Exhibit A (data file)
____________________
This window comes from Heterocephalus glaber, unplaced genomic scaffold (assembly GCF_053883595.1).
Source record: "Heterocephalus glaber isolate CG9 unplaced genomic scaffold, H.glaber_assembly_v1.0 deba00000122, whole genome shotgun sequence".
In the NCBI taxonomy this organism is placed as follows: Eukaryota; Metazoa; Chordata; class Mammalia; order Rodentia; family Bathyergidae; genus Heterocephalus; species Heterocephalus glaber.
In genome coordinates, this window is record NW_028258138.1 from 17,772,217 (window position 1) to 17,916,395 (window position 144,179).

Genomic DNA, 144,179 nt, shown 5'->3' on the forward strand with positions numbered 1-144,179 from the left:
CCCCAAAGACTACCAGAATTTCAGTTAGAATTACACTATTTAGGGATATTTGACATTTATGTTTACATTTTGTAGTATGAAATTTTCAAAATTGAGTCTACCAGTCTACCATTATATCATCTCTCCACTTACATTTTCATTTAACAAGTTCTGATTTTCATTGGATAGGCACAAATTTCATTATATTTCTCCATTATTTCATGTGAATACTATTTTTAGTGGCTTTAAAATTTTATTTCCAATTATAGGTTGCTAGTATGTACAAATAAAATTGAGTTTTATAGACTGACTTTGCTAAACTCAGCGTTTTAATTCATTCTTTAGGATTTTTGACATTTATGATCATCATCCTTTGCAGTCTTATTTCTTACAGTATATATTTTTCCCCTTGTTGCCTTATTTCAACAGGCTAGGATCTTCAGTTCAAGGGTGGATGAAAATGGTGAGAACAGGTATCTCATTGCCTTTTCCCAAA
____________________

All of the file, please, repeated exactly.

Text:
This window comes from Heterocephalus glaber, unplaced genomic scaffold (assembly GCF_053883595.1).
Source record: "Heterocephalus glaber isolate CG9 unplaced genomic scaffold, H.glaber_assembly_v1.0 deba00000122, whole genome shotgun sequence".
In the NCBI taxonomy this organism is placed as follows: Eukaryota; Metazoa; Chordata; class Mammalia; order Rodentia; family Bathyergidae; genus Heterocephalus; species Heterocephalus glaber.
In genome coordinates, this window is record NW_028258138.1 from 17,772,217 (window position 1) to 17,916,395 (window position 144,179).

Genomic DNA, 144,179 nt, shown 5'->3' on the forward strand with positions numbered 1-144,179 from the left:
CCCCAAAGACTACCAGAATTTCAGTTAGAATTACACTATTTAGGGATATTTGACATTTATGTTTACATTTTGTAGTATGAAATTTTCAAAATTGAGTCTACCAGTCTACCATTATATCATCTCTCCACTTACATTTTCATTTAACAAGTTCTGATTTTCATTGGATAGGCACAAATTTCATTATATTTCTCCATTATTTCATGTGAATACTATTTTTAGTGGCTTTAAAATTTTATTTCCAATTATAGGTTGCTAGTATGTACAAATAAAATTGAGTTTTATAGACTGACTTTGCTAAACTCAGCGTTTTAATTCATTCTTTAGGATTTTTGACATTTATGATCATCATCCTTTGCAGTCTTATTTCTTACAGTATATATTTTTCCCCTTGTTGCCTTATTTCAACAGGCTAGGATCTTCAGTTCAAGGGTGGATGAAAATGGTGAGAACAGGTATCTCATTGCCTTTTCCCAAA